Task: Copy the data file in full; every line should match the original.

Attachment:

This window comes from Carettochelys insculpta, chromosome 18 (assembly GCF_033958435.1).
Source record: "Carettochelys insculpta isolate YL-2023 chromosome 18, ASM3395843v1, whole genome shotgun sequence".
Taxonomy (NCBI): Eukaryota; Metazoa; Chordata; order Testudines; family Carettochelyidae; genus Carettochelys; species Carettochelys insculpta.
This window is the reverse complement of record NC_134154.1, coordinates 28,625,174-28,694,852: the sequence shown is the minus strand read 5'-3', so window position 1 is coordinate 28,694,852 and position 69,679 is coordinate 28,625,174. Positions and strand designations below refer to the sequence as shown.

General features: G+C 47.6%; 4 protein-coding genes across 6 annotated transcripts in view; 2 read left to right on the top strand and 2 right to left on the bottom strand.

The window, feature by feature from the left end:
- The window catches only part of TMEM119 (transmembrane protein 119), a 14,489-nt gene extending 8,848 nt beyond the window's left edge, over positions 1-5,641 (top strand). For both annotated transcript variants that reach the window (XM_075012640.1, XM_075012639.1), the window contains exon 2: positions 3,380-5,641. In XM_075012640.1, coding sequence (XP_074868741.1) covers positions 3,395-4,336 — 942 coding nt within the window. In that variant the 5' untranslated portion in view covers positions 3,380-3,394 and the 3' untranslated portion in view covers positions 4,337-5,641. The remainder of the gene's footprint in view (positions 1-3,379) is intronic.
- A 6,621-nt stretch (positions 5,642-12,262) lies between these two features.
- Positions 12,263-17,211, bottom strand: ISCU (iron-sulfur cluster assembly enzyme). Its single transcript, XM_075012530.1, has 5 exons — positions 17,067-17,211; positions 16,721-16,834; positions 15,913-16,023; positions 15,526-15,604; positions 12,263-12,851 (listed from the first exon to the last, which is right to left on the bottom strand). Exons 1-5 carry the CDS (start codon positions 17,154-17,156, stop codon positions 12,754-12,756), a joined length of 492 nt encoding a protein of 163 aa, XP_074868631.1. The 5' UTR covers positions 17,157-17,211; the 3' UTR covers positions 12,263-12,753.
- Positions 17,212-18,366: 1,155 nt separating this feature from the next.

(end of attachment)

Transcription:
This window comes from Carettochelys insculpta, chromosome 18 (assembly GCF_033958435.1).
Source record: "Carettochelys insculpta isolate YL-2023 chromosome 18, ASM3395843v1, whole genome shotgun sequence".
Taxonomy (NCBI): Eukaryota; Metazoa; Chordata; order Testudines; family Carettochelyidae; genus Carettochelys; species Carettochelys insculpta.
This window is the reverse complement of record NC_134154.1, coordinates 28,625,174-28,694,852: the sequence shown is the minus strand read 5'-3', so window position 1 is coordinate 28,694,852 and position 69,679 is coordinate 28,625,174. Positions and strand designations below refer to the sequence as shown.

General features: G+C 47.6%; 4 protein-coding genes across 6 annotated transcripts in view; 2 read left to right on the top strand and 2 right to left on the bottom strand.

The window, feature by feature from the left end:
- The window catches only part of TMEM119 (transmembrane protein 119), a 14,489-nt gene extending 8,848 nt beyond the window's left edge, over positions 1-5,641 (top strand). For both annotated transcript variants that reach the window (XM_075012640.1, XM_075012639.1), the window contains exon 2: positions 3,380-5,641. In XM_075012640.1, coding sequence (XP_074868741.1) covers positions 3,395-4,336 — 942 coding nt within the window. In that variant the 5' untranslated portion in view covers positions 3,380-3,394 and the 3' untranslated portion in view covers positions 4,337-5,641. The remainder of the gene's footprint in view (positions 1-3,379) is intronic.
- A 6,621-nt stretch (positions 5,642-12,262) lies between these two features.
- Positions 12,263-17,211, bottom strand: ISCU (iron-sulfur cluster assembly enzyme). Its single transcript, XM_075012530.1, has 5 exons — positions 17,067-17,211; positions 16,721-16,834; positions 15,913-16,023; positions 15,526-15,604; positions 12,263-12,851 (listed from the first exon to the last, which is right to left on the bottom strand). Exons 1-5 carry the CDS (start codon positions 17,154-17,156, stop codon positions 12,754-12,756), a joined length of 492 nt encoding a protein of 163 aa, XP_074868631.1. The 5' UTR covers positions 17,157-17,211; the 3' UTR covers positions 12,263-12,753.
- Positions 17,212-18,366: 1,155 nt separating this feature from the next.